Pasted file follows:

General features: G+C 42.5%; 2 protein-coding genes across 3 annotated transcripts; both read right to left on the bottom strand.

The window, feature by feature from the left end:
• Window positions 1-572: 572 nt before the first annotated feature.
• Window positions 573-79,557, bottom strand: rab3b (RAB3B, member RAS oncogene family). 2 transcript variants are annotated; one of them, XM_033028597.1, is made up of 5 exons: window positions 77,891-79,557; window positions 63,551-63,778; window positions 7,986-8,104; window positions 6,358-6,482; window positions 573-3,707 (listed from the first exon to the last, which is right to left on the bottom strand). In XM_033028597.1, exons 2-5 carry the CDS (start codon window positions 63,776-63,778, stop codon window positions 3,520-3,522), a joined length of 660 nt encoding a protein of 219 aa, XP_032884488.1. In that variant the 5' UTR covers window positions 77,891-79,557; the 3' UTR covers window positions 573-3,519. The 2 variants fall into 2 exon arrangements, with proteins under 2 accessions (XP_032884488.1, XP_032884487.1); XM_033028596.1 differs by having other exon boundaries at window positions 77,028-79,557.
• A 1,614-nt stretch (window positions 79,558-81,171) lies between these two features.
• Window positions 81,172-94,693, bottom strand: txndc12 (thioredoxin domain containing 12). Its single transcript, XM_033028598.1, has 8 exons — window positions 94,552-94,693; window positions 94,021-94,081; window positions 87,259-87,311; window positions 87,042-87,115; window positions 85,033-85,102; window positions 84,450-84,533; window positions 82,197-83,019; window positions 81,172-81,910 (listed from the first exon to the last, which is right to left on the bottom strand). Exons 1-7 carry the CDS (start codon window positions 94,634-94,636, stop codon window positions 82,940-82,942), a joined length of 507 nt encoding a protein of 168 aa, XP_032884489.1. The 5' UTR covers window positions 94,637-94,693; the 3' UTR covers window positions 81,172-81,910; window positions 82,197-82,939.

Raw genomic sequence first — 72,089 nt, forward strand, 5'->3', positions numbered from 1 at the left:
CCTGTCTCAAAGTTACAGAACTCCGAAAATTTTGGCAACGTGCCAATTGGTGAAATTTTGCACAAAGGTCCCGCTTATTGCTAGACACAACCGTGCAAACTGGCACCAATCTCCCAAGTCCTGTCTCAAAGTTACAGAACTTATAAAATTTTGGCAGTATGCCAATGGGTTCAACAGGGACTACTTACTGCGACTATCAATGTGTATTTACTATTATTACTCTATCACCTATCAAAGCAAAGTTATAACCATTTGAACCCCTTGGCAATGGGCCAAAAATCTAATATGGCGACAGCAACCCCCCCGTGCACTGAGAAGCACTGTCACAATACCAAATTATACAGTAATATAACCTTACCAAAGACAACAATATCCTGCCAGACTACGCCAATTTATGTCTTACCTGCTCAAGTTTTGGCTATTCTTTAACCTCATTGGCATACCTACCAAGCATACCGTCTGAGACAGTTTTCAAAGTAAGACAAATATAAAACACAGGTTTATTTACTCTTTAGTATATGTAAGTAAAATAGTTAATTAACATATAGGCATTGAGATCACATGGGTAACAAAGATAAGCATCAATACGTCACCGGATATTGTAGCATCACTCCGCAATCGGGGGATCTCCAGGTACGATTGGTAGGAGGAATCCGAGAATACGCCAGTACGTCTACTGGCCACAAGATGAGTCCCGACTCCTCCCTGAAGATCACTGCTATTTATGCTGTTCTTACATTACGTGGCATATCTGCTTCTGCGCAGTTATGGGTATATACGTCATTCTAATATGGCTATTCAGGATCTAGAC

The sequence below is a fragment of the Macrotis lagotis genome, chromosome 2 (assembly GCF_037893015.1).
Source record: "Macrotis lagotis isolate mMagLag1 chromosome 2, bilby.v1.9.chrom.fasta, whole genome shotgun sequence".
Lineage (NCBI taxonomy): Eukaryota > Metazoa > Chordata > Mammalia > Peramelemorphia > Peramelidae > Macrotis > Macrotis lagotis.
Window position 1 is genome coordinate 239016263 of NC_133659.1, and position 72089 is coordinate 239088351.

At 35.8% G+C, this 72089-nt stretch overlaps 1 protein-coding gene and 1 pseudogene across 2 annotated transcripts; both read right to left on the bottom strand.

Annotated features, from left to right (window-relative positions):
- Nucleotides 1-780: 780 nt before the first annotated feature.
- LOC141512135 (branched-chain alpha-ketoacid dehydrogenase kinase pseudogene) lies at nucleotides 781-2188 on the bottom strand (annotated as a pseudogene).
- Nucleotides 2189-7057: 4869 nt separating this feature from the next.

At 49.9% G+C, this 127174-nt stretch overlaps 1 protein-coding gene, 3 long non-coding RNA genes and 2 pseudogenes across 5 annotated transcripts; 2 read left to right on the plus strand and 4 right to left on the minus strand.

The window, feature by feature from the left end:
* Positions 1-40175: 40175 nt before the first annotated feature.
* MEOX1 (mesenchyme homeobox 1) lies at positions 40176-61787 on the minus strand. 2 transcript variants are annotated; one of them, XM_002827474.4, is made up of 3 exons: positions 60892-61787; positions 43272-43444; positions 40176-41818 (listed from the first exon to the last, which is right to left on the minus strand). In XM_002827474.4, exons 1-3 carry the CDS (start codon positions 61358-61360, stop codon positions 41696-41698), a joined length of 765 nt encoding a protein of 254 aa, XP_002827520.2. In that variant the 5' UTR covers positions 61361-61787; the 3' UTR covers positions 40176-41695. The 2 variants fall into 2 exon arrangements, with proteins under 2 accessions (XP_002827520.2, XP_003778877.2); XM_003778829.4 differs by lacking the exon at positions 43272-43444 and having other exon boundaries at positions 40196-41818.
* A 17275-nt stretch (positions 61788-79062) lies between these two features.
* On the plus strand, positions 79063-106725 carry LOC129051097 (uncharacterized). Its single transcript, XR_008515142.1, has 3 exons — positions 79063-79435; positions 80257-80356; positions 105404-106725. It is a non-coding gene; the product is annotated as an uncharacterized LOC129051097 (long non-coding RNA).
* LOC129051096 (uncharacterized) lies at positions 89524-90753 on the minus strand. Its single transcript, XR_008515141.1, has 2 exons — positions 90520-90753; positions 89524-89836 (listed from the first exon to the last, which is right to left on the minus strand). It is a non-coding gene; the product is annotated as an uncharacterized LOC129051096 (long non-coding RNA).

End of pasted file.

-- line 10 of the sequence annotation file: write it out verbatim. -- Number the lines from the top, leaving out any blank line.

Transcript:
Source record: "Macrotis lagotis isolate mMagLag1 chromosome 2, bilby.v1.9.chrom.fasta, whole genome shotgun sequence".